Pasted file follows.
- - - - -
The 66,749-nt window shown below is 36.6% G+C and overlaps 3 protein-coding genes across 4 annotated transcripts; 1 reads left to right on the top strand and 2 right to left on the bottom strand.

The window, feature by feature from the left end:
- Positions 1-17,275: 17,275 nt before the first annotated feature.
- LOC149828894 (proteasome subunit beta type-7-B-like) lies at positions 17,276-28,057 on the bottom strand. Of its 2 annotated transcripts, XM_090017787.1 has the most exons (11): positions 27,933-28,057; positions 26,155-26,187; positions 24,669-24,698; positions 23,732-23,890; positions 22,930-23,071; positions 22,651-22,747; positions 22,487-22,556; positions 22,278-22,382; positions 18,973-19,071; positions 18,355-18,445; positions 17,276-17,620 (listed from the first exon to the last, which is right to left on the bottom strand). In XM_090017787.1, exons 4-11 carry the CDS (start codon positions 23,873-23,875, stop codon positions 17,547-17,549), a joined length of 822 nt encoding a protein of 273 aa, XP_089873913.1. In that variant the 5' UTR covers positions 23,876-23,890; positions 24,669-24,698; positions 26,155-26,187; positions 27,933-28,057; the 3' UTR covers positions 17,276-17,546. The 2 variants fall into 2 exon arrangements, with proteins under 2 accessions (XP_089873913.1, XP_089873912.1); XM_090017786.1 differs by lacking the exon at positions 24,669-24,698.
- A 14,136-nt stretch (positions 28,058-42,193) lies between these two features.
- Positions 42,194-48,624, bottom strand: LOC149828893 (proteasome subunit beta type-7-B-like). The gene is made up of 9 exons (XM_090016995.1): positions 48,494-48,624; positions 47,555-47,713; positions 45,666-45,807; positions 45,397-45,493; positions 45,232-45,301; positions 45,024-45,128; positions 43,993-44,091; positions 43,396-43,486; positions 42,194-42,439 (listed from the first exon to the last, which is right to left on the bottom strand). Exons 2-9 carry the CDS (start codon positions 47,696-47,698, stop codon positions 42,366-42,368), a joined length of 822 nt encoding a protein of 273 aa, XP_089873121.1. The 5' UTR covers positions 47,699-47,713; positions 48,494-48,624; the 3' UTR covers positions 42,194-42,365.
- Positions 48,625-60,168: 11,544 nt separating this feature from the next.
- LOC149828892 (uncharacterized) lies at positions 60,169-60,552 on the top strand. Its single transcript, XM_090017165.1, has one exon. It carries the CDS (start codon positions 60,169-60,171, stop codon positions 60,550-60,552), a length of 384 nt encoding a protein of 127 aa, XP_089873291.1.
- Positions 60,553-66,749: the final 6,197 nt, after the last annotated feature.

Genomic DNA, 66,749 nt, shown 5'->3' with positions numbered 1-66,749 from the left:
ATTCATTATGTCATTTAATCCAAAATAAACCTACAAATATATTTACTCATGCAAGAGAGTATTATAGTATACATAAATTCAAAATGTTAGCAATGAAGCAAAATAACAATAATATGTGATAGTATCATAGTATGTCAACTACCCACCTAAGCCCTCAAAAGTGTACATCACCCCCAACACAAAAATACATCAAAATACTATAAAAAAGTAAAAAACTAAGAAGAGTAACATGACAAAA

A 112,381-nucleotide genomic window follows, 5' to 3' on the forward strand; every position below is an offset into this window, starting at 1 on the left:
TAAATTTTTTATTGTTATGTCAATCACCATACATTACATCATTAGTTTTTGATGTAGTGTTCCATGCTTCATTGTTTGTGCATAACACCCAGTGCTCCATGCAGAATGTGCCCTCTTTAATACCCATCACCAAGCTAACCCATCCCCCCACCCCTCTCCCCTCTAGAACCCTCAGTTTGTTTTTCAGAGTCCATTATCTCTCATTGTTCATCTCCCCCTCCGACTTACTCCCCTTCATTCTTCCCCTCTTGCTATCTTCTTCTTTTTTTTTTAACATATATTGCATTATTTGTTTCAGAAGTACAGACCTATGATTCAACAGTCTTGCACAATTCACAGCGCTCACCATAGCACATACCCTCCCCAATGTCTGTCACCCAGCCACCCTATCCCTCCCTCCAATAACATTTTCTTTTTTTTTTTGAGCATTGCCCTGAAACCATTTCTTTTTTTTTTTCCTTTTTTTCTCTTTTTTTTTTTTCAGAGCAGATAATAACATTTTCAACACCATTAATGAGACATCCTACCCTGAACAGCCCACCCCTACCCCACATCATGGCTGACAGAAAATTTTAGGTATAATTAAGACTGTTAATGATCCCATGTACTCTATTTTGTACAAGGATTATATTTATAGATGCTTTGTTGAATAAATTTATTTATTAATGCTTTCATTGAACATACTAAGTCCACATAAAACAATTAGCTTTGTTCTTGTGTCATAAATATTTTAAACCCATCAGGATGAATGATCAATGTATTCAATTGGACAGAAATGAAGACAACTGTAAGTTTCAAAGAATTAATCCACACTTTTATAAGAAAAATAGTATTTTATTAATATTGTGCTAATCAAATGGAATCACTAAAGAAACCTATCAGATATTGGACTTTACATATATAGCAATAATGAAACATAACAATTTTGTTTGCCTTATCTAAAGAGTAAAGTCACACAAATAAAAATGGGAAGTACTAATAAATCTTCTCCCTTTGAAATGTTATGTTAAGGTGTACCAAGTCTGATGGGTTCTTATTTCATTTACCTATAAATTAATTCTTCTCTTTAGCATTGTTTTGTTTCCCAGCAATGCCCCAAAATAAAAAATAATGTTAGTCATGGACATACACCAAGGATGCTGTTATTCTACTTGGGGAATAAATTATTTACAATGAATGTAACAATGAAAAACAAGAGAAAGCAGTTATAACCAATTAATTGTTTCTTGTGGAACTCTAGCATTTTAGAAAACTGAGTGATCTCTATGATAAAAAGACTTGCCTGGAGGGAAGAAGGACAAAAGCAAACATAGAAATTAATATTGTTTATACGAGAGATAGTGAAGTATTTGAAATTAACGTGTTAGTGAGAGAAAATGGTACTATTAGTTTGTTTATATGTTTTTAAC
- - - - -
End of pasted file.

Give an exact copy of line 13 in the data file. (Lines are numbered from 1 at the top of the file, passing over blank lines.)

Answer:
TAAATTTTTTATTGTTATGTCAATCACCATACATTACATCATTAGTTTTTGATGTAGTGTTCCATGCTTCATTGTTTGTGCATAACACCCAGTGCTCCATGCAGAATGTGCCCTCTTTAATACCCATCACCAAGCTAACCCATCCCCCCACCCCTCTCCCCTCTAGAACCCTCAGTTTGTTTTTCAGAGTCCATTATCTCTCATTGTTCATCTCCCCCTCCGACTTACTCCCCTTCATTCTTCCCCTCTTGCTATCTTCTTCTTTTTTTTTTAACATATATTGCATTATTTGTTTCAGAAGTACAGACCTATGATTCAACAGTCTTGCACAATTCACAGCGCTCACCATAGCACATACCCTCCCCAATGTCTGTCACCCAGCCACCCTATCCCTCCCTCCAATAACATTTTCTTTTTTTTTTTGAGCATTGCCCTGAAACCATTTCTTTTTTTTTTTCCTTTTTTTCTCTTTTTTTTTTTTCAGAGCAGATAATAACATTTTCAACACCATTAATGAGACATCCTACCCTGAACAGCCCACCCCTACCCCACATCATGGCTGACAGAAAATTTTAGGTATAATTAAGACTGTTAATGATCCCATGTACTCTATTTTGTACAAGGATTATATTTATAGATGCTTTGTTGAATAAATTTATTTATTAATGCTTTCATTGAACATACTAAGTCCACATAAAACAATTAGCTTTGTTCTTGTGTCATAAATATTTTAAACCCATCAGGATGAATGATCAATGTATTCAATTGGACAGAAATGAAGACAACTGTAAGTTTCAAAGAATTAATCCACACTTTTATAAGAAAAATAGTATTTTATTAATATTGTGCTAATCAAATGGAATCACTAAAGAAACCTATCAGATATTGGACTTTACATATATAGCAATAATGAAACATAACAATTTTGTTTGCCTTATCTAAAGAGTAAAGTCACACAAATAAAAATGGGAAGTACTAATAAATCTTCTCCCTTTGAAATGTTATGTTAAGGTGTACCAAGTCTGATGGGTTCTTATTTCATTTACCTATAAATTAATTCTTCTCTTTAGCATTGTTTTGTTTCCCAGCAATGCCCCAAAATAAAAAATAATGTTAGTCATGGACATACACCAAGGATGCTGTTATTCTACTTGGGGAATAAATTATTTACAATGAATGTAACAATGAAAAACAAGAGAAAGCAGTTATAACCAATTAATTGTTTCTTGTGGAACTCTAGCATTTTAGAAAACTGAGTGATCTCTATGATAAAAAGACTTGCCTGGAGGGAAGAAGGACAAAAGCAAACATAGAAATTAATATTGTTTATACGAGAGATAGTGAAGTATTTGAAATTAACGTGTTAGTGAGAGAAAATGGTACTATTAGTTTGTTTATATGTTTTTAAC